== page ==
Susan Promisel, a congregant at the Reconstructionist synagogue Bet Am Shalom in White Plains, NY, is worried that the decision will lessen parental influence to discourage intermarriage. “If the rabbi can do it, why can’t I?” she envisions her children someday asking. As Jewish parents we would like to think that we have control over our children’s marital decisions, but this psychological vestige of arranged marriages has decreasing power in a country where the individualist ethos reigns. We can send our children to Jewish day school and summer camp, encourage them to date fellow Jews, participate in Hillel at college and go on Birthright, which will increase the likelihood of them raising their children to identify as Jews regardless of who they marry. But to think we can dictate whom they fall in love with in pluralist America is wishful thinking. Rather we should teach our children that even when rabbis intermarry, they are still Jewish.
Seeing rabbis — who have committed their careers, indeed their lives to Judaism —intermarry, create Jewish homes and raise Jewish children should convincingly illustrate how intermarriage does not inhibit Jewish involvement. Rather, as my research findings about intermarried Jewish women and men illustrate, intermarriage can cast Jewish identity into high relief and combined with parenthood inspire greater Jewish dedication. Intermarried rabbis are beacons of the potential fruits of inclusion: wholeheartedly engage intermarried Jewish couples and families and the Jewish future will be stronger.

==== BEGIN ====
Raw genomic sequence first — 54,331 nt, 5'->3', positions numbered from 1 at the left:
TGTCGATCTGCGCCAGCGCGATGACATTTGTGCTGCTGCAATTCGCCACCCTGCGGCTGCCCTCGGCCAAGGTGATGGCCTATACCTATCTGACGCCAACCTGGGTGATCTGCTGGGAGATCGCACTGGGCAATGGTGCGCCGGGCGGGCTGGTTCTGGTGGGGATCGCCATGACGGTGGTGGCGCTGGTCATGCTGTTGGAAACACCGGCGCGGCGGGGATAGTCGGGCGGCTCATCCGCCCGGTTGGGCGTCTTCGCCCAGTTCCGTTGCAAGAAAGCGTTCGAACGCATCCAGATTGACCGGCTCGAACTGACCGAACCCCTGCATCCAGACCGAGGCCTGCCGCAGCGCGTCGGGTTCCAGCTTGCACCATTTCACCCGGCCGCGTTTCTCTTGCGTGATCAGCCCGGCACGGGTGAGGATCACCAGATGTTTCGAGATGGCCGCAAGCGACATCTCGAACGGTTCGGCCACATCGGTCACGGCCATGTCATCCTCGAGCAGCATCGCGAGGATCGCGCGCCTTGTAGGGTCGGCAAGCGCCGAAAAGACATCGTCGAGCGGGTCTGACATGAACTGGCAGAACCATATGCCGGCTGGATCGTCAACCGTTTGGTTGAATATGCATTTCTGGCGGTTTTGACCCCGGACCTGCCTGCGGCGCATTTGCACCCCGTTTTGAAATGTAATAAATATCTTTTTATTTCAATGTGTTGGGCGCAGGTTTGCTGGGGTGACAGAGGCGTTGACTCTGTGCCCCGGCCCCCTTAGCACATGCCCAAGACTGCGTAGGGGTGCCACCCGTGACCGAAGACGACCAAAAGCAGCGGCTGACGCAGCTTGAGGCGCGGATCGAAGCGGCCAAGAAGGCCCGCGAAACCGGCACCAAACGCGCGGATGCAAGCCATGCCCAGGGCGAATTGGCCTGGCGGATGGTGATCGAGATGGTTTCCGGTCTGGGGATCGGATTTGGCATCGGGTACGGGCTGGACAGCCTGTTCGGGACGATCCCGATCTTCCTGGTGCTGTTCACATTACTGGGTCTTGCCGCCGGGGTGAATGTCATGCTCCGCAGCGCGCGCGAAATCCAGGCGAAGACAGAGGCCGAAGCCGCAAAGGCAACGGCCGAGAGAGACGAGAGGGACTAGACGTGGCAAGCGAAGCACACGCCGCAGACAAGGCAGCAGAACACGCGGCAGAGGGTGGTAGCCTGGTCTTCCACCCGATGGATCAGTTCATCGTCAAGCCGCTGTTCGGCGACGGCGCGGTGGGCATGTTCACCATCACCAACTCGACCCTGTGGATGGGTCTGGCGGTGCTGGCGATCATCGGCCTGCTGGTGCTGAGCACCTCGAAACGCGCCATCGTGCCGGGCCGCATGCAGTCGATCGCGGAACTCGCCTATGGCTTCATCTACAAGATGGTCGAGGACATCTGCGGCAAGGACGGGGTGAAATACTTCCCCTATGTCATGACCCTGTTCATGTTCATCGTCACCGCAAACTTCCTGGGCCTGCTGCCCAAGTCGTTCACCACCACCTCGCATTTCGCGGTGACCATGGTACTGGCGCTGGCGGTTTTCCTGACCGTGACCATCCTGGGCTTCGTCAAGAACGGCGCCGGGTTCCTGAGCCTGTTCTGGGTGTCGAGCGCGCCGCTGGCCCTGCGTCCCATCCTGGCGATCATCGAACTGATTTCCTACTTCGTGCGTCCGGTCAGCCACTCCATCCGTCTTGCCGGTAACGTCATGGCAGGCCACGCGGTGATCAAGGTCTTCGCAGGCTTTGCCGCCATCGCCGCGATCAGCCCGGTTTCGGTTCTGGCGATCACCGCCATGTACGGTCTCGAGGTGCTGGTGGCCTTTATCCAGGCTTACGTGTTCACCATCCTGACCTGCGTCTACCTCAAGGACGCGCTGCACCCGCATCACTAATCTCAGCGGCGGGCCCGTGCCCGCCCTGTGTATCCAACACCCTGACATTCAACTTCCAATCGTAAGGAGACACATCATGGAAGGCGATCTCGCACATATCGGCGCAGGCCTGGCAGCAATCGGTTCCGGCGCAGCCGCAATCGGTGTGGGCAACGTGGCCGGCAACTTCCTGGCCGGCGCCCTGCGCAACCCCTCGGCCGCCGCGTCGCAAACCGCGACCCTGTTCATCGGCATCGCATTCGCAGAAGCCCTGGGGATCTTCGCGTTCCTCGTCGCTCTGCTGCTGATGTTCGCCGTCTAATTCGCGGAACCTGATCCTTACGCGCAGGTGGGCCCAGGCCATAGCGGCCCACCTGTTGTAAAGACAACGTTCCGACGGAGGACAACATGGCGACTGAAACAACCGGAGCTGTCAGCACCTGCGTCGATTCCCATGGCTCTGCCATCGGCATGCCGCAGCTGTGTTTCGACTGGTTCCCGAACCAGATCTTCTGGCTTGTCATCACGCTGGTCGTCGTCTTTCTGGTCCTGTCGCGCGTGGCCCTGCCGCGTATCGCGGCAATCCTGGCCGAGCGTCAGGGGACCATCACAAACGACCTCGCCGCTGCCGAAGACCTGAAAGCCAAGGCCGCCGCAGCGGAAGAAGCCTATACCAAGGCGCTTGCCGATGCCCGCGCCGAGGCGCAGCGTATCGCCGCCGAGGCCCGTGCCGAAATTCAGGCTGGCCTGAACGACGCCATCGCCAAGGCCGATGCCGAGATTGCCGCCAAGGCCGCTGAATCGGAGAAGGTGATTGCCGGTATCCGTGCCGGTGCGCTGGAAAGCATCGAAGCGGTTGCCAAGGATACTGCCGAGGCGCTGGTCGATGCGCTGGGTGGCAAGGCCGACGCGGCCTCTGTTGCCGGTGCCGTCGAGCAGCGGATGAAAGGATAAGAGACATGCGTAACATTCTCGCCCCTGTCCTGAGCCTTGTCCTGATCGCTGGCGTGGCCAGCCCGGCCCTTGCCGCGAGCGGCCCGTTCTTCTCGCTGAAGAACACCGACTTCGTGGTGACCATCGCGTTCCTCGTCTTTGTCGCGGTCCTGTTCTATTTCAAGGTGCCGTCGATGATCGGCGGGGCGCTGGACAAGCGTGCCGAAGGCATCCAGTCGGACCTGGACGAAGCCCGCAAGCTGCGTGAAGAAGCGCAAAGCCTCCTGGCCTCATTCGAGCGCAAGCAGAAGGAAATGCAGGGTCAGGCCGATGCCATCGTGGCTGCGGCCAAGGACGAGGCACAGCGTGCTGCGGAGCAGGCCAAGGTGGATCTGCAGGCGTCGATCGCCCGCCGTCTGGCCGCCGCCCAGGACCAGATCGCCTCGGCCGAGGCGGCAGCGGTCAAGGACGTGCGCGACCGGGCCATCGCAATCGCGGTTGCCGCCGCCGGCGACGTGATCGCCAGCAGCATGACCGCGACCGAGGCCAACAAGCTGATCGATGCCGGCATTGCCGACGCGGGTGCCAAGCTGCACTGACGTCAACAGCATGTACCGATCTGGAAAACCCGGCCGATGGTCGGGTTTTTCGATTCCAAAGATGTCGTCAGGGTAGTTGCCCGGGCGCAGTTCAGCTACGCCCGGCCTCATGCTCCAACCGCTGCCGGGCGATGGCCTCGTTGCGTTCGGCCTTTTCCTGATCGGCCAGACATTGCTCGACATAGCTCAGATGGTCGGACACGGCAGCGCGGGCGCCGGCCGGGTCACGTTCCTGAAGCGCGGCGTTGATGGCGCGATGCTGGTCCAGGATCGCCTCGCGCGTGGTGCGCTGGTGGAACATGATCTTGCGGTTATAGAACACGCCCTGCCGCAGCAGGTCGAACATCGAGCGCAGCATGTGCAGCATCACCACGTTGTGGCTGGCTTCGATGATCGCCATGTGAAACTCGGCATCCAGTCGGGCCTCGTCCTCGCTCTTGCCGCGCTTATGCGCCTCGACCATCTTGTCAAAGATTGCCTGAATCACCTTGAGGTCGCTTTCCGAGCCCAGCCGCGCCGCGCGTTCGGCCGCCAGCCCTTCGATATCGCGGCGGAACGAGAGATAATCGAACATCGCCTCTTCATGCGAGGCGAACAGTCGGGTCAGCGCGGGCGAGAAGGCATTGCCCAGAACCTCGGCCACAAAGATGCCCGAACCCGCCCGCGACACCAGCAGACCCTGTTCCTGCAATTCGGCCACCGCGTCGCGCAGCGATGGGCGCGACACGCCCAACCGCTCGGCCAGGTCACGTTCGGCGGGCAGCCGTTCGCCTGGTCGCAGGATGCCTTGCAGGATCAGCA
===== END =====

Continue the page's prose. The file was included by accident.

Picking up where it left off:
Keren R. McGinity is the director of the Love & Tradition Institute and the author of “Marrying Out: Jewish Men, Intermarriage, and Fatherhood” and “Still Jewish: A History of Women and Intermarriage in America.”